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Wounded Warrior hopes to inspire others at All the Way Home Conference in Dubuque

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Toby Montoya always knew that he wanted to follow in his fathers and grandfathers footsteps and serve in the military. He enrolled into the Army after High School in 1992, after three years of service he left the Army. After September 11th in 2001, Montoya decided to reenlist in the military. In 2004, he was assigned a tour in Iraq. Montoya says once he got home he suffered from Post Traumatic Stress Disorder.

"Everyone changes in combat," he said. "It changed me. But I suffered from P.T.S.D. from that. I didn't get any help for about two years."

After receiving help, Montoya joined his best friend in 2008 in a tour to Afghanistan. While there, he barley survived a blast from an improvised explosive device (IED).

"The next thing I know is I am getting my clothes cut off me, I was in a trauma hospital," he said. "I do remember fighting them because I wanted to be by my men. I didn't want to leave, I wasn't ready...But I didn't know the significance of my injuries."

After the explosion, Montoya was left with head, neck, back, bladder, and lung injuries. Although he has suffered through pain, he says life still goes on and he wouldn't have his life any other way.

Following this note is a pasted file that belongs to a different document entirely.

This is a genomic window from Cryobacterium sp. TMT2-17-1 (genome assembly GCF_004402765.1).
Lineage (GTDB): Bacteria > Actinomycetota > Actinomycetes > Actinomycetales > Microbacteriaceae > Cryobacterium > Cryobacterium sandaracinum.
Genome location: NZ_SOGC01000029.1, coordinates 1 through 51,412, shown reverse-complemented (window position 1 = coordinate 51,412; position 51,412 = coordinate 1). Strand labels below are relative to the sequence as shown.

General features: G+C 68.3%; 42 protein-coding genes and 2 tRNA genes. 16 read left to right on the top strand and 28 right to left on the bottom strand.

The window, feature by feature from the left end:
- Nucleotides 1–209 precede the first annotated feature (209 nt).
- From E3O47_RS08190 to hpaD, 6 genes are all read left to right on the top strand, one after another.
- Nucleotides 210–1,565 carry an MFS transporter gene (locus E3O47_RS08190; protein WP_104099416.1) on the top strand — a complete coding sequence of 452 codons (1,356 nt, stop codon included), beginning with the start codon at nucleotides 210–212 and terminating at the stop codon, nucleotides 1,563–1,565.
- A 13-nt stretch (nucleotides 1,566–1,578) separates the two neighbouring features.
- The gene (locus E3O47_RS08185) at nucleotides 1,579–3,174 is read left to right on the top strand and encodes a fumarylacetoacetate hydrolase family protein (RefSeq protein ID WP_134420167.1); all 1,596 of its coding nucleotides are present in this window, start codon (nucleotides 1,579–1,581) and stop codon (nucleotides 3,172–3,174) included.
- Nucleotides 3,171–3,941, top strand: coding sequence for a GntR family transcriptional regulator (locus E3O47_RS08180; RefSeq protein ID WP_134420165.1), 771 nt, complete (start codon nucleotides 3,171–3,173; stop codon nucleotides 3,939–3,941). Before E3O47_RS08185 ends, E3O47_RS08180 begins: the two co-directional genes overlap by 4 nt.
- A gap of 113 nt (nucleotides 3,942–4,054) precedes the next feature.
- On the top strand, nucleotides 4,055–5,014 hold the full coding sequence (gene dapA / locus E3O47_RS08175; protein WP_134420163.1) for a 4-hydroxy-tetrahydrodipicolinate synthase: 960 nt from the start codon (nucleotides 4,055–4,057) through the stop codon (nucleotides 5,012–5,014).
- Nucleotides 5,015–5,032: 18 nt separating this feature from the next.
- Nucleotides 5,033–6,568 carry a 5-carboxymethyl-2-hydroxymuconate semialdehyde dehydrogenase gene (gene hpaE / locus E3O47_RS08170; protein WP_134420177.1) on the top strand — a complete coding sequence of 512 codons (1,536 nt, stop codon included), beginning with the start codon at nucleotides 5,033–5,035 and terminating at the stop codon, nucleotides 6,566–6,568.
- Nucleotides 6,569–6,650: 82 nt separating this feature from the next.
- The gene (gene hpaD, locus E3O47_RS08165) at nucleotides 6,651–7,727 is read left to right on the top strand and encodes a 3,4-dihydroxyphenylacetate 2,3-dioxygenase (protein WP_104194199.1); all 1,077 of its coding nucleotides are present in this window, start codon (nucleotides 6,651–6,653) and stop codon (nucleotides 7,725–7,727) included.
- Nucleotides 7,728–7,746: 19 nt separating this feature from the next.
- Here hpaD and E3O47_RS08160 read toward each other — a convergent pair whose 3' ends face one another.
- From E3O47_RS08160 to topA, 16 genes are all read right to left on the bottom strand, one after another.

"I am thankful for my injury," he said. "I forgave the terrorists that blew me up, and that took me years. It was war, he was just doing his job and that's hard to do. But once I was able to forgive him, I had a weight lifted off of me."

On Saturday, Toby Montoya will be a featured speaker at the All the Way Home Conference in Dubuque. He hopes his story will inspire others. Montoya, a member of the Wounded Warriors Project credits the project for always being there for him and supporting him in his times of need.

"In the Wounded Warriors Project our logo is one warrior carrying another warrior. That's what happened to me. I was carried off the battlefield, I was the warrior on top. Now, I am the warrior on the bottom. I am going to ask everyone out there, be that warrior on the bottom, if you served or not. Find those who need help and carry them so that they can get the help that they need." Montoya said.

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